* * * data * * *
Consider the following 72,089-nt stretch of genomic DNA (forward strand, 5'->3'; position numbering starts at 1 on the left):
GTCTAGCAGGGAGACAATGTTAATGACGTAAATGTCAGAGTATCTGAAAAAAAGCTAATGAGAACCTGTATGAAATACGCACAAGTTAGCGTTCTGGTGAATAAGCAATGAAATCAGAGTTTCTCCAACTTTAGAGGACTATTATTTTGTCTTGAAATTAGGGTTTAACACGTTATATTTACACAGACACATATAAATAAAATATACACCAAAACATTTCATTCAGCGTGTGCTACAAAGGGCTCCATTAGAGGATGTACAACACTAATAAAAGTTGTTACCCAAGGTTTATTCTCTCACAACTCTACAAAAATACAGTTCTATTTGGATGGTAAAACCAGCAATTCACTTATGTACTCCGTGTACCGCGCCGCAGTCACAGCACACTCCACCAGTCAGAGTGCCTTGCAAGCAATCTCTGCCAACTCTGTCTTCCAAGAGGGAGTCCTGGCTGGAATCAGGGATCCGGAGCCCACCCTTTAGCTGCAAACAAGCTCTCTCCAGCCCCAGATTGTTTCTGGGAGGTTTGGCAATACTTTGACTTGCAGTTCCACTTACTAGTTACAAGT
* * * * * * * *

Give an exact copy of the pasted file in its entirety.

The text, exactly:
Consider the following 72,089-nt stretch of genomic DNA (forward strand, 5'->3'; position numbering starts at 1 on the left):
GTCTAGCAGGGAGACAATGTTAATGACGTAAATGTCAGAGTATCTGAAAAAAAGCTAATGAGAACCTGTATGAAATACGCACAAGTTAGCGTTCTGGTGAATAAGCAATGAAATCAGAGTTTCTCCAACTTTAGAGGACTATTATTTTGTCTTGAAATTAGGGTTTAACACGTTATATTTACACAGACACATATAAATAAAATATACACCAAAACATTTCATTCAGCGTGTGCTACAAAGGGCTCCATTAGAGGATGTACAACACTAATAAAAGTTGTTACCCAAGGTTTATTCTCTCACAACTCTACAAAAATACAGTTCTATTTGGATGGTAAAACCAGCAATTCACTTATGTACTCCGTGTACCGCGCCGCAGTCACAGCACACTCCACCAGTCAGAGTGCCTTGCAAGCAATCTCTGCCAACTCTGTCTTCCAAGAGGGAGTCCTGGCTGGAATCAGGGATCCGGAGCCCACCCTTTAGCTGCAAACAAGCTCTCTCCAGCCCCAGATTGTTTCTGGGAGGTTTGGCAATACTTTGACTTGCAGTTCCACTTACTAGTTACAAGT